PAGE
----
Visitors at IF Oxford's Explorazone during a previous Festival
At the Exlorazone, visitors will be able to explore a variety of Oxford-led research, and question the scientists involved (Photo credit: IF Oxford).

Oxford University research on show at the Oxford Science and Ideas Festival 2022

The Oxford Science and Ideas Festival (IF Oxford) is the annual city-wide science and ideas festival, now in its 31st year. Between 7 and 30 October over 100 events will take place across the city, including interactive zones, workshops, performance art, walking tours, and panel discussions.

What does it take to make a vaccine? How do birds fly? Why would you take a plant to outer space? What is love? These are just some of the questions that Oxford University researchers will explore as part of IF Oxford. Whether your interests are in computers, the natural world, health and disease, or the great philosophical questions of life, IF Oxford aims to enable everyone to meet and question experts, have fun, and experiment with something new. With events for children and families, sessions for teenagers and adults, and group activities, there really is plenty for everyone to explore.

Alongside hundreds of creative and technical professionals from businesses and organisations across Oxfordshire, a wide range of Oxford University departments are contributing to the 2022 festival. Researchers are heading out to meet the public in community centres, libraries, theatres, shopping centres, pubs, cafés, and online.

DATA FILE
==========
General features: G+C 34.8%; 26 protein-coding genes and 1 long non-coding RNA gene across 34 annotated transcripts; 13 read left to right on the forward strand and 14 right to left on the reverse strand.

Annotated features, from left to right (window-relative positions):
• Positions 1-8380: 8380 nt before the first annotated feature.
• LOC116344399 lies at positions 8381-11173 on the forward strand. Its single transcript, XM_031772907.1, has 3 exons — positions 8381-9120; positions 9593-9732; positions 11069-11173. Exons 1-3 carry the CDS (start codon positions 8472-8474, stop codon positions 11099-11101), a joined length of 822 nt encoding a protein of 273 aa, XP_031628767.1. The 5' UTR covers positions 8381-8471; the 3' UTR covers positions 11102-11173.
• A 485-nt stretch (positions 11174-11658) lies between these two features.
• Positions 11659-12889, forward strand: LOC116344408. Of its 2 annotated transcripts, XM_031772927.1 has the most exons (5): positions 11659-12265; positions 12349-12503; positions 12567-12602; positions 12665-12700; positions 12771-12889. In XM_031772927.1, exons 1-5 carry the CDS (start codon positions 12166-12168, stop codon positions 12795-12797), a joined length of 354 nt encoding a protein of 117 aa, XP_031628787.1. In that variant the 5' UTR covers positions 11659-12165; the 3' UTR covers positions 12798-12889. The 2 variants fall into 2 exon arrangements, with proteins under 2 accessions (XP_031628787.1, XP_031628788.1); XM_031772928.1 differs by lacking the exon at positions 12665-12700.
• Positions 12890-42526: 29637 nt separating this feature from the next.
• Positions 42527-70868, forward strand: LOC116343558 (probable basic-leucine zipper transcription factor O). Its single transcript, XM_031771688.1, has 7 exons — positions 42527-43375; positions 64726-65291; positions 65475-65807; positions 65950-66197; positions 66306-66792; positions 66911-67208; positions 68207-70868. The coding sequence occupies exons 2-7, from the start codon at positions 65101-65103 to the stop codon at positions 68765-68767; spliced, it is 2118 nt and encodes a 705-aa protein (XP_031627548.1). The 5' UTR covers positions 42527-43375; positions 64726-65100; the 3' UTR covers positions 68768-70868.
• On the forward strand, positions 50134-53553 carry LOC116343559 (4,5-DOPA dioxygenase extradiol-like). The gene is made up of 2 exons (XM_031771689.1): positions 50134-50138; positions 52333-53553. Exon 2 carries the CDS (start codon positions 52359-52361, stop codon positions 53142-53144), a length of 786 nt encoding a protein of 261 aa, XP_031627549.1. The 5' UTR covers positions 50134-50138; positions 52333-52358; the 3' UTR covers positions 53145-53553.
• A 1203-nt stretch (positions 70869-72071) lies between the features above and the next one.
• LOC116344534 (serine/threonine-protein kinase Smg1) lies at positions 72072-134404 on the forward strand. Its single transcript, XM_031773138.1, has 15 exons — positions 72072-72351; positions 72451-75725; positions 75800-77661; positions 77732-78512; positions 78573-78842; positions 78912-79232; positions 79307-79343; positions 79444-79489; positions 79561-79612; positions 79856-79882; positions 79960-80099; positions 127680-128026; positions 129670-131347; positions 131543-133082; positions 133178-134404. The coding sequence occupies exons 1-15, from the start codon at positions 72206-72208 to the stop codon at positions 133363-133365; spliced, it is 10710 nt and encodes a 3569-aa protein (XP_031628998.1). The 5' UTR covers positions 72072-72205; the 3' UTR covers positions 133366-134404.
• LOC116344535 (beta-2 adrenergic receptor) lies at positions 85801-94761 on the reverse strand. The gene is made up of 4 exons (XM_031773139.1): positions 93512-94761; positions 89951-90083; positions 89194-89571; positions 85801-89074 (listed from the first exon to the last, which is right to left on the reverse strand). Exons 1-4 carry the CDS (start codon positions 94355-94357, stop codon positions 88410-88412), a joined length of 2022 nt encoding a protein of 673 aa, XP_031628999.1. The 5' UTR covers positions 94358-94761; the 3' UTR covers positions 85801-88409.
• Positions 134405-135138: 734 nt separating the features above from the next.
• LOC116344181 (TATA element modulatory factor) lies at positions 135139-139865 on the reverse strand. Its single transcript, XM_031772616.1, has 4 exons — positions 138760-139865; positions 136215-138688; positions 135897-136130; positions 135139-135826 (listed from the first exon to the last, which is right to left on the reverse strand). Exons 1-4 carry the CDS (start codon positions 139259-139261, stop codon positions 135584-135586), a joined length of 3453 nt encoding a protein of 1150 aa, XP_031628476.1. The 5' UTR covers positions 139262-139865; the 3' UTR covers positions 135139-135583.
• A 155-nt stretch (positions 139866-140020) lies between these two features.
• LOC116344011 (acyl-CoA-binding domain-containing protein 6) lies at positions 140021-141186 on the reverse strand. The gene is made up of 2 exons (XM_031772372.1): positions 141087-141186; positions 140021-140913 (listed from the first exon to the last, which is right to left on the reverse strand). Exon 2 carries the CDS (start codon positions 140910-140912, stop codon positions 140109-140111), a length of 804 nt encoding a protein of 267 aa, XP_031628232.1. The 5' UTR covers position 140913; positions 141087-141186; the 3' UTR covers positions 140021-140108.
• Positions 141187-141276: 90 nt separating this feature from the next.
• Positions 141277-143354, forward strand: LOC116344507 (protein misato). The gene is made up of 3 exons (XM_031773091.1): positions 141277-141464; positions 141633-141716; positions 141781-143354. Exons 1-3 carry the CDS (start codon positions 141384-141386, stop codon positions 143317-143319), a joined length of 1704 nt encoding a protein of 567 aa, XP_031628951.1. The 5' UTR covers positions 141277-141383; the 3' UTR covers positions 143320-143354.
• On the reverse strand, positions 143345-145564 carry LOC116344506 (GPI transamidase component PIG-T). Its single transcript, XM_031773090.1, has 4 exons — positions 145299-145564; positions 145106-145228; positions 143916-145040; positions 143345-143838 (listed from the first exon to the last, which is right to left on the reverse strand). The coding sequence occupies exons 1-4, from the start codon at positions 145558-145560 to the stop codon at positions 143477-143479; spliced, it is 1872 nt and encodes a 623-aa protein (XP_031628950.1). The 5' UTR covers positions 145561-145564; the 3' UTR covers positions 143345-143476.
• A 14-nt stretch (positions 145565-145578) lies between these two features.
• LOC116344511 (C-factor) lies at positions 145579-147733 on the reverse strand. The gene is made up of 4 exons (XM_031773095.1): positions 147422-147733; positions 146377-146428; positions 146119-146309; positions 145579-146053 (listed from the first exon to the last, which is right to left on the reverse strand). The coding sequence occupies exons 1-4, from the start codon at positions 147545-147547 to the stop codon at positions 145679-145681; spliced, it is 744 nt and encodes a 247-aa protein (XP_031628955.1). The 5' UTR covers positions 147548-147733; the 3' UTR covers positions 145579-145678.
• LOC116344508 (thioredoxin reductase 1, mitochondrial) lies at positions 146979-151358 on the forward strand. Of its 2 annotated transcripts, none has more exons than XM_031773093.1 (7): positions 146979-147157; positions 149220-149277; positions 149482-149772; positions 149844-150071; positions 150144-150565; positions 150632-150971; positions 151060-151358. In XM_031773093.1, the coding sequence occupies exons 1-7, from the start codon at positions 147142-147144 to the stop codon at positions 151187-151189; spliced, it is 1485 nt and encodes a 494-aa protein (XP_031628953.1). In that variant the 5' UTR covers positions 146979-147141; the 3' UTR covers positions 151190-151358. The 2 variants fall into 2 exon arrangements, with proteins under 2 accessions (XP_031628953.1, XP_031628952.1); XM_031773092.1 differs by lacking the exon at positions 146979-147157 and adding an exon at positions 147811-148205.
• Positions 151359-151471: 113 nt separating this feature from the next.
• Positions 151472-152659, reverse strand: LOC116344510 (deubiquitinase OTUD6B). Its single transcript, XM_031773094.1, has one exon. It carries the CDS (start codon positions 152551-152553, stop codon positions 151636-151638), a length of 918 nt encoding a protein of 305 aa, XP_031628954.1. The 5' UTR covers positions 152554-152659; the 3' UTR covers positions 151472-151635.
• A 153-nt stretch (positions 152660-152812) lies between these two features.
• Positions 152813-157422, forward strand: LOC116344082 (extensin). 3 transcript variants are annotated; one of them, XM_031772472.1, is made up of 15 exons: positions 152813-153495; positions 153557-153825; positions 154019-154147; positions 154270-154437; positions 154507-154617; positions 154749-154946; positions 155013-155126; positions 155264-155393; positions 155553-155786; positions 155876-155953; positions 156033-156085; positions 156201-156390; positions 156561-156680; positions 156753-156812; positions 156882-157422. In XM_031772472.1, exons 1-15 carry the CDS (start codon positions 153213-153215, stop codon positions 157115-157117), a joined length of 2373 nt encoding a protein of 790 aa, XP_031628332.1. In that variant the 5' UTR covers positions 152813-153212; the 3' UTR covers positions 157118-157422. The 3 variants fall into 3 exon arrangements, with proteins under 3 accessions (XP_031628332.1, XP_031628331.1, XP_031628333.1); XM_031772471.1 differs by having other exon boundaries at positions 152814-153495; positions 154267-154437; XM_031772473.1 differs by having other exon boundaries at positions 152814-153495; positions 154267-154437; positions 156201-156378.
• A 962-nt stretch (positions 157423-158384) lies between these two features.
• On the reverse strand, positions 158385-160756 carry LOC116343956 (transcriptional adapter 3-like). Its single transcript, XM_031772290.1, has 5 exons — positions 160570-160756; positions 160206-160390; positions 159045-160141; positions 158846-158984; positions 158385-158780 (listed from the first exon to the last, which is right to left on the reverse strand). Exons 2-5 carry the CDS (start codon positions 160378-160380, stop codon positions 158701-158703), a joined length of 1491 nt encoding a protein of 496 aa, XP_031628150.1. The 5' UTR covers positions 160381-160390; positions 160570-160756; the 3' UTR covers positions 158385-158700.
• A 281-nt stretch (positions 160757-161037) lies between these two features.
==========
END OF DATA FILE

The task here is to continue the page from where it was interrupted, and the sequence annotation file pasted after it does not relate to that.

Highlights from the 2022 programme include:

  • Explorazone, Saturday 8 October, Wesley Memorial Church, New Inn Hall Street Find out about our remarkable DNA damage repair mechanisms and what happens when these go wrong, enter the ‘Artificial Intelligence Bestiary’, debunk some popular bodily beliefs, learn how to beat the bugs without antibiotics, and be wowed by a smoking demonstration of ocean acidification.

  • Plants for the Future, Sunday 9 October, Oxford Botanic Garden Learn how scientists are taking plants to space and working out how to feed future missions to Mars and beyond, discover how plant science is being used to clean up oil spills and develop anti-fogging glasses, find out about sustainable fashion, and have a go at designing your own Green City.
  • Tech Works, Saturday 15 October, Oxford Works, ARC Oxford, Cascade Way Learn how to make a vaccine with Oxford University’s Jenner Institute and Pandemic Sciences Institute, play the Department of Paediatrics’ Muscle Switch video game to find out how muscles repair damage, and soar through a scale model of the solar system designed by astrophysicist Professor Stephen Smartt and the artist Oliver Jeffers.
  • Science @ the Shops, Saturday 15 October and Sunday 16 October, Templars Square Shopping Centre, Cowley Find out how to keep your arteries clear and your blood flowing with Oxford Population Health, learn how to keep your smile safe from tooth decay, try your hand at surgery, and explore the cutting-edge research being led by Oxford University’s Medical Sciences Division.